By Chris Lane
By Olivia Flores Alvarez
By Angelica Leicht
By Jef Rouner
By Jef With One F
By Jef With One F
By Marco Torres
Making art can be pretty lonely -- just you, your raw materials and your amorphous ideas. That isolation may be one reason artists collaborate with one another. Collaborating means you get to access other people's opinions, ideas and skill sets; it can allow several artists to accomplish things and explore ideas one artist alone can't. Houston is home to several generations of collaborators. Manual (Suzanne Bloom and Ed Hill) are conceptual artists and pioneers in digital photography, a medium that doesn't betray whose hand did what. The Art Guys (Michael Galbreth and Jack Massing) play off each other to create witty and absurd performances, installations and objects. Jon Fisher and Jeff Shore, two younger, lesser-known collaborators on the scene, combine Shore's sculptural work with Fisher's abilities as a composer to create interactive objects and environments.
The word "collaborator" is interesting; it kind of sounds like you're consorting with the enemy. But message to the Bush regime: Houston's collaborators are upstanding, loyal, all-American artists. Really. The Art Guys have even printed up cards with pictures of American flags and the phrase "America's Favorite Artists," just to make sure they don't wind up at Gitmo. Meanwhile, the Contemporary Arts Museum Houston -- another fine, upstanding, all-American institution -- brings us an exhibition of eight works by emerging collaborators, "Perspectives 144: Amalgama," curated by Paola Morsiani and Paula Newton.
Jabari Anderson, Jamal Cyrus, Kenya Evans and Robert Pruitt all make work as individual artists, but they also work collaboratively as Otabenga Jones & Associates. The group took the name from a turn-of-the-century African man named Ota Benga, a pygmy brought to America by a Presbyterian minister. First he was displayed in the Bronx Zoo's monkey house. Then he was forced to "integrate" into American society. He killed himself. Adding the all-purpose American surname of Jones to Ota Benga's first name makes a powerful comment in itself.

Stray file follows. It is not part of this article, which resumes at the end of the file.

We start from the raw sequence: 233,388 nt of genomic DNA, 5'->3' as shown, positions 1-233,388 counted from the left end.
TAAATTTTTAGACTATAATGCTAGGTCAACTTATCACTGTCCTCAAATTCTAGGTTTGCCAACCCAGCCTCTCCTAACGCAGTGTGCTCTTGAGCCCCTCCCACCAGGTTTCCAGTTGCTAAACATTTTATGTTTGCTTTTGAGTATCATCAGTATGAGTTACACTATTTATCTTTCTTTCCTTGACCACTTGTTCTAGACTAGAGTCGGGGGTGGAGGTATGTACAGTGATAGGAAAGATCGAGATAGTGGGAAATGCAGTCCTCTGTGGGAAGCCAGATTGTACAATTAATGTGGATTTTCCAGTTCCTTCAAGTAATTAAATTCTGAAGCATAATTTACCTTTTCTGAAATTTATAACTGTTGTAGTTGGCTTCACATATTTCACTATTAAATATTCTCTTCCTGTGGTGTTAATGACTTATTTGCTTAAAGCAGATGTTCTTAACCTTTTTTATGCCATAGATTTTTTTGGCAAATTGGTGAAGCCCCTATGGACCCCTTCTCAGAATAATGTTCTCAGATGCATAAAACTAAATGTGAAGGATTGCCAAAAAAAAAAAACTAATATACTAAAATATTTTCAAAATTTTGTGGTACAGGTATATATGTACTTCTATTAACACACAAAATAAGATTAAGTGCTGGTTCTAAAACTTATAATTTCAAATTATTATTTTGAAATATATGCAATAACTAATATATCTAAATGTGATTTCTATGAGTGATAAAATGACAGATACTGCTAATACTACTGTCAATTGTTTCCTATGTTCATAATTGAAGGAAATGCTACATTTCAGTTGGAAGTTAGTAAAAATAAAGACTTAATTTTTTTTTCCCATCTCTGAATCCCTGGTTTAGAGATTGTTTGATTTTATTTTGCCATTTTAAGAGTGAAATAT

The group's past projects have explored African-American political and popular culture. For the CAMH show, the artists bought an old sedan, painted it to look like a cop car and then flipped it. In the show, it rests on its roof, and audio from the Watts riots -- news reports and police radios -- plays from speakers inside the car. Titled We Did It for Love, the piece plays into a kind of political nostalgia, not necessarily for burning down your own neighborhood, but for a time when people cared enough about injustice to get angry, before we were all numbed by the heady speedball of consumerism and apathy.
"Amalgama" started off with Bernard Brunon and his crew, THAT'S PAINTING Productions, repainting the downstairs gallery after the previous show (that unfortunate spray-paint installation by Katharina Grosse). Brunon is a French-born conceptual artist/entrepreneur (oh, my God, a Frenchcollaborator -- call in the marines) who has a commercial painting business that is also his art practice. He has painted arts venues as diverse as the Palais de Tokyo in Paris and the hallway of painter Edward Hopper's boyhood home in Nyack, New York (for which he returned the walls to the hue found in one of Hopper's paintings of the space). Brunon pushes the definition of painting by creating work/painting walls in art venues and people's living rooms. In addition to collaborating with his work crew, he also collaborated with fellow exhibiting artist Laura Lark. Titled Rhodamine Red 11/04, the work is a big Barbie-pink rectangle on the wall that became the background for Lark's life story. She wrote it by hand and then reproduced the text in vinyl letters.
Adding another layer of collaboration, Lark wrote her life story in conjunction with the Web site of Portland artist Harrell Fletcher (www.learningtoloveyoumore.com). Fletcher's Web site lists art assignments that people can complete and present on his site, like assignment No. 14, "Write your life story in less than a day." Lark also completed assignment No. 22, which is more specific: "Re-create a scene from Laura Lark's life story." Lark took up the challenge herself and recruited a cast of fellow local art-scene characters and their children. Artist Hilary Wilder plays Lark's mom; Dolan Smith of the Museum of the WeirD plays a maniacally cheery milkman; and a friend of Lark's who requested screen credit as "Local Hag" plays Lark's grandmother. There's a great impromptu energy to the video. Lark takes some really painful things -- large and small childhood traumas and adult ordeals -- and makes them darkly comic. Turning bad stuff into a story you can laugh about is a time-honored coping mechanism, but Lark also makes it art. She's best known for creating well-crafted, obsessive and hip-looking large-scale drawings of fashion magazine images. But this funny, poignant text, along with the engagingly low-production values of the video, make this her most powerful work to date.
Paul Druecke's collaboration is with his subjects. He sets up a camera and asks them to photograph themselves upon waking. The results are an intimate series of bleary-eyed, bed-headed faces. There's something fascinating and leveling about the photographs of these people -- they're like puppies, so vulnerable and innocent during these moments of transition between sleep and waking. Druecke constructed a project in which his subjects exhibit their most basic, unconflicted humanity.
There's something about collaborating that is generous and giving, and not in some hokey, preachy way. Reaching out and involving others breathes life into art, connecting it to the world at large. In the current political climate of barred doors and alienation, these collaborators and their inclusive vision are a breath of fresh air.